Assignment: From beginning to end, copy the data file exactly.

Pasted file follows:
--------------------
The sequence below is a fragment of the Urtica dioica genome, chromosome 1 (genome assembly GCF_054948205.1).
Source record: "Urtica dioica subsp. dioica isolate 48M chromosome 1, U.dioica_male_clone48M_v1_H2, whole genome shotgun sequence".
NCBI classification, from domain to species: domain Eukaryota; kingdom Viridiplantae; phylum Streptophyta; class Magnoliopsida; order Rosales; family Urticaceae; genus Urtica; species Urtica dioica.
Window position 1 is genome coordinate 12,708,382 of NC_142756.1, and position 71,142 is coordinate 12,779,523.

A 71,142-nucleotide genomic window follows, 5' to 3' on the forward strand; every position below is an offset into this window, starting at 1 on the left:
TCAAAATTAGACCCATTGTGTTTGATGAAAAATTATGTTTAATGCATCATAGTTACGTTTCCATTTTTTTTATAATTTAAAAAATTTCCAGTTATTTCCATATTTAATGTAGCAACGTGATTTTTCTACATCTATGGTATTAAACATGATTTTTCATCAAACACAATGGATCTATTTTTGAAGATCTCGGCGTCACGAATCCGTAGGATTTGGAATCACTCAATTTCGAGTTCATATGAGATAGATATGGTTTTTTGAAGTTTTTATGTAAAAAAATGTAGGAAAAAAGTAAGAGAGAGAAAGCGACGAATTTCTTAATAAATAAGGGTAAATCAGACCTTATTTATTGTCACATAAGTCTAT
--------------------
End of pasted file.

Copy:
The sequence below is a fragment of the Urtica dioica genome, chromosome 1 (genome assembly GCF_054948205.1).
Source record: "Urtica dioica subsp. dioica isolate 48M chromosome 1, U.dioica_male_clone48M_v1_H2, whole genome shotgun sequence".
NCBI classification, from domain to species: domain Eukaryota; kingdom Viridiplantae; phylum Streptophyta; class Magnoliopsida; order Rosales; family Urticaceae; genus Urtica; species Urtica dioica.
Window position 1 is genome coordinate 12,708,382 of NC_142756.1, and position 71,142 is coordinate 12,779,523.

A 71,142-nucleotide genomic window follows, 5' to 3' on the forward strand; every position below is an offset into this window, starting at 1 on the left:
TCAAAATTAGACCCATTGTGTTTGATGAAAAATTATGTTTAATGCATCATAGTTACGTTTCCATTTTTTTTATAATTTAAAAAATTTCCAGTTATTTCCATATTTAATGTAGCAACGTGATTTTTCTACATCTATGGTATTAAACATGATTTTTCATCAAACACAATGGATCTATTTTTGAAGATCTCGGCGTCACGAATCCGTAGGATTTGGAATCACTCAATTTCGAGTTCATATGAGATAGATATGGTTTTTTGAAGTTTTTATGTAAAAAAATGTAGGAAAAAAGTAAGAGAGAGAAAGCGACGAATTTCTTAATAAATAAGGGTAAATCAGACCTTATTTATTGTCACATAAGTCTAT